Special GoogleHealth Search
Vitamin E: What is it? Return to page -1
Vitamin E is a fat-soluble vitamin that exists in eight different forms. Alpha-tocopherol (α-tocopherol) is the name of the most active form of vitamin E in humans. It is also a powerful biological antioxidant . Vitamin E in supplements is usually sold as alpha-tocopheryl acetate., The synthetic form is labeled "D, L" while the natural form is labeled "D". The synthetic form is only half as active as the natural form .
Antioxidants such as vitamin E act to protect your cells against the effects of free radicals, which are potentially damaging by-products of energy metabolism. Free radicals can damage cells and may contribute to the development of cardiovascular disease and cancer. Studies are underway to determine whether vitamin E, through its ability to limit production of free radicals, might help prevent or delay the development of those chronic diseases. Vitamin E has also been shown to play a role in immune function, in DNA repair, and other metabolic processes
What foods provide vitamin E?Vegetable oils, nuts, green leafy vegetables, and fortified cereals are common food sources of vitamin E in the United States (U.S.). Table 1, Selected Food Sources of Vitamin E, suggests many food sources of vitamin E. Food values are listed in the alpha-tocopherol form of vitamin E.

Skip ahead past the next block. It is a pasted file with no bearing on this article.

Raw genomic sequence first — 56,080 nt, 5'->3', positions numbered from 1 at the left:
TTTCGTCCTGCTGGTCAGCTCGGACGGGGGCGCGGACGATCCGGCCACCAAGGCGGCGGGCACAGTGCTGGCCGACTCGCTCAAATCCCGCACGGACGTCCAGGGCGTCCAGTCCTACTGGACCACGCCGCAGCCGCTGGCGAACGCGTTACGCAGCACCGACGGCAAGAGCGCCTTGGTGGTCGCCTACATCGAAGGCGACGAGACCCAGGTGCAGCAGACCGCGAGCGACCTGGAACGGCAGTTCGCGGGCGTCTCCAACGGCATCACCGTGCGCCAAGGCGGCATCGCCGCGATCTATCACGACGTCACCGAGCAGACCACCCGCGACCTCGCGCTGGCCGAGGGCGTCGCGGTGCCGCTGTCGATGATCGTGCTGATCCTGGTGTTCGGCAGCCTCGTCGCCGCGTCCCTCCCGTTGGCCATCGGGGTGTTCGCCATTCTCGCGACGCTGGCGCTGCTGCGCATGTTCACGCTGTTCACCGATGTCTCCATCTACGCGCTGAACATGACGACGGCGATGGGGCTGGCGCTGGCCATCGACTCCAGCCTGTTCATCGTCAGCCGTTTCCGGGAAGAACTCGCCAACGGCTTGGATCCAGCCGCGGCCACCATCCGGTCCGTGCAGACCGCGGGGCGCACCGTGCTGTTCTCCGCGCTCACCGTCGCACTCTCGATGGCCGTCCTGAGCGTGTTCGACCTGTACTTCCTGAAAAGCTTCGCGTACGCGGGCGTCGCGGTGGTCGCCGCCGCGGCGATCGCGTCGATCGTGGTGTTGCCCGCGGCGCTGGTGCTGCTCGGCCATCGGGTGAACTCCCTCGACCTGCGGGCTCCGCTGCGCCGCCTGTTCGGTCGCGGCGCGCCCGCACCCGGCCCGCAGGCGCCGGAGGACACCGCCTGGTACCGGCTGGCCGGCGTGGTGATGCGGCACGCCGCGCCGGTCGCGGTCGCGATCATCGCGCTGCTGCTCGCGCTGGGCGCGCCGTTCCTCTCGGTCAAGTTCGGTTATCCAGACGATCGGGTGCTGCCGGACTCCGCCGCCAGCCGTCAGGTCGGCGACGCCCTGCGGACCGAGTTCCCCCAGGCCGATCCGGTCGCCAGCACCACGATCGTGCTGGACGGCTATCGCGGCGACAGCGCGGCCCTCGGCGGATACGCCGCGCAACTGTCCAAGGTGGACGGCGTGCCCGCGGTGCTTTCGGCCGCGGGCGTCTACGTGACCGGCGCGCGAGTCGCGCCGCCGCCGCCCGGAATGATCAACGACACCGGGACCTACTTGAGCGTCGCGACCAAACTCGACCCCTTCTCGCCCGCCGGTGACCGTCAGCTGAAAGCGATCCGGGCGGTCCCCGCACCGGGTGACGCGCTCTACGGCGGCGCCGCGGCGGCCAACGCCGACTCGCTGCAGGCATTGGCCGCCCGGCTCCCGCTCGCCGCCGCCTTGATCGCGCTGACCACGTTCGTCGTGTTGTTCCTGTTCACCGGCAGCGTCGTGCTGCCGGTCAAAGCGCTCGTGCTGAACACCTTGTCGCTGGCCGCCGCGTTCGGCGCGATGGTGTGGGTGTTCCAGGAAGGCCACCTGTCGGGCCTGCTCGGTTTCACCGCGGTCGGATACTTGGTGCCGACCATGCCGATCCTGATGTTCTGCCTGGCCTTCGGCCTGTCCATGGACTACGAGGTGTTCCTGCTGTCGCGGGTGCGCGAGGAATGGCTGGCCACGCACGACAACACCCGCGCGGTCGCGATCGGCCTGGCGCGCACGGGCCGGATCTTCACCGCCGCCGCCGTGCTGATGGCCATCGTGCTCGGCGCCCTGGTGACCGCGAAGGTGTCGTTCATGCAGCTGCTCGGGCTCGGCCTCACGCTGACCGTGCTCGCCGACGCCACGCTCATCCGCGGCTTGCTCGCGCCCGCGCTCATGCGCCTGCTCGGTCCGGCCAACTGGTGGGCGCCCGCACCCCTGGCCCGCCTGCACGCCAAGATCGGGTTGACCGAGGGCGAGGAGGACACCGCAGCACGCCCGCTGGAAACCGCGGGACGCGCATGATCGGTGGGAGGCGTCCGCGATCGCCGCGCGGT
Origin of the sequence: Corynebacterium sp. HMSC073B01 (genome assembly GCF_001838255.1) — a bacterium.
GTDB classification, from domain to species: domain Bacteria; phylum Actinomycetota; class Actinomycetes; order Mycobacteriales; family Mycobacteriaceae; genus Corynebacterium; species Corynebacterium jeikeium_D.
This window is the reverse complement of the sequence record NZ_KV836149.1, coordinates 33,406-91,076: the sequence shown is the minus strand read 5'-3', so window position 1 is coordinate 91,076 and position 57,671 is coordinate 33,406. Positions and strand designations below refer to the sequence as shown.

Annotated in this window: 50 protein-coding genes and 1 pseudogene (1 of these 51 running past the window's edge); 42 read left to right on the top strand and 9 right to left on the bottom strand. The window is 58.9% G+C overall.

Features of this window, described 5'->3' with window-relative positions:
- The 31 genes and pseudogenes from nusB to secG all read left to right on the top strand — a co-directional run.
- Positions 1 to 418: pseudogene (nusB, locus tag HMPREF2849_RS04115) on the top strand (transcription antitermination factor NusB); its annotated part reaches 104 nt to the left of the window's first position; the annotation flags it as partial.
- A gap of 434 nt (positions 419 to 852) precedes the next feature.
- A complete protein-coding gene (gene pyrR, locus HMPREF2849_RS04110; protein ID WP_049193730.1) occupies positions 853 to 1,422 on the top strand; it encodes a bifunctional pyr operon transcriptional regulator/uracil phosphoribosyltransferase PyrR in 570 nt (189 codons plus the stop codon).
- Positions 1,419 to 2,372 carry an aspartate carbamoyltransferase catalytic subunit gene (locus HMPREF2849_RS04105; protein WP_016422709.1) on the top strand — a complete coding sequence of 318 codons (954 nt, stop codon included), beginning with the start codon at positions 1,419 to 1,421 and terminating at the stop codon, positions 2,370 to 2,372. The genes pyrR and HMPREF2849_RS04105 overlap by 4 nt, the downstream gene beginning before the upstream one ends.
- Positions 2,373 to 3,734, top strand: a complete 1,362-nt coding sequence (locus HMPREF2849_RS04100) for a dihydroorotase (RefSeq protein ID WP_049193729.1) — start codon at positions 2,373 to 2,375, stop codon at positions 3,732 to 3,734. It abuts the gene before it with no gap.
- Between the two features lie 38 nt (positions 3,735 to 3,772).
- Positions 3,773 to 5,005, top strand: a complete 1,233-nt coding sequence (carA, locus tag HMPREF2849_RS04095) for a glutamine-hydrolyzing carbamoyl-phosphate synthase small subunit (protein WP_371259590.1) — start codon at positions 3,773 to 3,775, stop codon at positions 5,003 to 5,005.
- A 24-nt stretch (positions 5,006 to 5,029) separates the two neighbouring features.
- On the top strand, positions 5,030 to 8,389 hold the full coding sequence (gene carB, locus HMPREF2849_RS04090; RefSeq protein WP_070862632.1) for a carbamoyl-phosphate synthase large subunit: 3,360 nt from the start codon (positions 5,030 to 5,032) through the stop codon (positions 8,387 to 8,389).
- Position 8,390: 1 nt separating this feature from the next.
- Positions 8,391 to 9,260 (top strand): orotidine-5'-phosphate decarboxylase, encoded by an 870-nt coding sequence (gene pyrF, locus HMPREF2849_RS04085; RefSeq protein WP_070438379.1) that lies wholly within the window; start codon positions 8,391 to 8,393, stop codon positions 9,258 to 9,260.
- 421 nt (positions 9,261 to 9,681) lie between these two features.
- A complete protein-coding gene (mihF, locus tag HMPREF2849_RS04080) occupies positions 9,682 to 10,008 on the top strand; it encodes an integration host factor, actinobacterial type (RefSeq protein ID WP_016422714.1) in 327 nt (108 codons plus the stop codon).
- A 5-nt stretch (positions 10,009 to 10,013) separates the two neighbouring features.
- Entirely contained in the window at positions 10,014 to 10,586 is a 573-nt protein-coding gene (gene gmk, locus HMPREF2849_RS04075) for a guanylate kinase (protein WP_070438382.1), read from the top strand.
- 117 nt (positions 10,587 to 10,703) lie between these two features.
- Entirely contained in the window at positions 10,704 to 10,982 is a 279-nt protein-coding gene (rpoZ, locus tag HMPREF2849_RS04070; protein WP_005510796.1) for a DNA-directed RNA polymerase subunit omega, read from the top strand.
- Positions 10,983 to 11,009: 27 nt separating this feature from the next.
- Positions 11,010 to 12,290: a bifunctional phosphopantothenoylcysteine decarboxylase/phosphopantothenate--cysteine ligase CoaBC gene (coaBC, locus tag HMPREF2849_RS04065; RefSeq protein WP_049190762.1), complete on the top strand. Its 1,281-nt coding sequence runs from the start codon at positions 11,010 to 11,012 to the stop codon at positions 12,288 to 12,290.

Table 1: Selected Food Sources of Vitamin E
*DV = Daily Value. DVs are reference numbers developed by the Food and Drug Administration (FDA) to help consumers determine if a food contains a lot or a little of a specific nutrient. The DV for vitamin E is 30 International Units (or about 20 mg alpha-tocopherol). Most food labels do not list a food's vitamin E content. The percent DV (%DV) listed on the table indicates the percentage of the DV provided in one serving. A food providing 5% of the DV or less is a low source while a food that provides 10-19% of the DV is a good source. A food that provides 20% or more of the DV is high in that nutrient. It is important to remember that foods that provide lower percentages of the DV also contribute to a healthful diet. For foods not listed in this table, please refer to the U.S. Department of Agriculture's Nutrient Database.
|FOOD||Milligrams (mg) |
|Wheat germ oil, 1 tablespoon||20.3||100|
|Almonds, dry roasted, 1 ounce||7.4||40|
|Sunflower seed kernels, dry roasted, 1 ounce||6.0||30|
|Sunflower oil, over 60% linoleic, 1 tablespoon||5.6||30|
|Safflower oil, over 70% oleic, 1 tablespoon||4.6||25|
|Hazelnuts, dry roasted, 1 ounce||4.3||20|
|Peanuts, dry roasted, 1 oz||2.2||10|
|Spinach, frozen, chopped, boiled, ½ cup||1.6||6|
|Broccoli, frozen, chopped, boiled, ½ cup||1.2||6|
|Kiwi, 1 medium fruit without skin||1.1||6|
|Mango, raw, without refuse, ½ cup sliced||0.9||6|
|Spinach, raw, 1 cup||0.6||4|